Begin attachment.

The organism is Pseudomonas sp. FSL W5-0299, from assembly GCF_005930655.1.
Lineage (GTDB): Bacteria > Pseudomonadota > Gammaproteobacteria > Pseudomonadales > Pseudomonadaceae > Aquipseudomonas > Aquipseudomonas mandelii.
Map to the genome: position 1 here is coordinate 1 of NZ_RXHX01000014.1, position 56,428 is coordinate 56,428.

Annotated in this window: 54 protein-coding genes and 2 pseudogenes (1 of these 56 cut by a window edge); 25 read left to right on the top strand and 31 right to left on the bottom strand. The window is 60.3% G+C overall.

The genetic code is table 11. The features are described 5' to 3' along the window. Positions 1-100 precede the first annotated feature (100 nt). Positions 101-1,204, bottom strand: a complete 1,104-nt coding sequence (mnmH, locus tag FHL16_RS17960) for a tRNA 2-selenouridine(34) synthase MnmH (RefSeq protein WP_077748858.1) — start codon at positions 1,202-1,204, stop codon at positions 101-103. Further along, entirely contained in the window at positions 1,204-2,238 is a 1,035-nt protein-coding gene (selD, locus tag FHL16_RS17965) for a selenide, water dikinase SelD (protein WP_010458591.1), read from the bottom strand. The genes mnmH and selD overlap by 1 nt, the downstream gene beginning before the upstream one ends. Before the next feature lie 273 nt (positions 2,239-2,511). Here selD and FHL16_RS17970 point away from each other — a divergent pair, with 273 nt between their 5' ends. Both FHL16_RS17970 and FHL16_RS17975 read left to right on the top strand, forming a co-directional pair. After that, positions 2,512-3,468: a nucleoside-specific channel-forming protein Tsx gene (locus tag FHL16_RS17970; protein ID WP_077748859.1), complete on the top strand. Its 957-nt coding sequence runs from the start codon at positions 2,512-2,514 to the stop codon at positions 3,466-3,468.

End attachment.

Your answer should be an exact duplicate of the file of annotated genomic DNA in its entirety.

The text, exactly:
The organism is Pseudomonas sp. FSL W5-0299, from assembly GCF_005930655.1.
Lineage (GTDB): Bacteria > Pseudomonadota > Gammaproteobacteria > Pseudomonadales > Pseudomonadaceae > Aquipseudomonas > Aquipseudomonas mandelii.
Map to the genome: position 1 here is coordinate 1 of NZ_RXHX01000014.1, position 56,428 is coordinate 56,428.

Annotated in this window: 54 protein-coding genes and 2 pseudogenes (1 of these 56 cut by a window edge); 25 read left to right on the top strand and 31 right to left on the bottom strand. The window is 60.3% G+C overall.

The genetic code is table 11. The features are described 5' to 3' along the window. Positions 1-100 precede the first annotated feature (100 nt). Positions 101-1,204, bottom strand: a complete 1,104-nt coding sequence (mnmH, locus tag FHL16_RS17960) for a tRNA 2-selenouridine(34) synthase MnmH (RefSeq protein WP_077748858.1) — start codon at positions 1,202-1,204, stop codon at positions 101-103. Further along, entirely contained in the window at positions 1,204-2,238 is a 1,035-nt protein-coding gene (selD, locus tag FHL16_RS17965) for a selenide, water dikinase SelD (protein WP_010458591.1), read from the bottom strand. The genes mnmH and selD overlap by 1 nt, the downstream gene beginning before the upstream one ends. Before the next feature lie 273 nt (positions 2,239-2,511). Here selD and FHL16_RS17970 point away from each other — a divergent pair, with 273 nt between their 5' ends. Both FHL16_RS17970 and FHL16_RS17975 read left to right on the top strand, forming a co-directional pair. After that, positions 2,512-3,468: a nucleoside-specific channel-forming protein Tsx gene (locus tag FHL16_RS17970; protein ID WP_077748859.1), complete on the top strand. Its 957-nt coding sequence runs from the start codon at positions 2,512-2,514 to the stop codon at positions 3,466-3,468.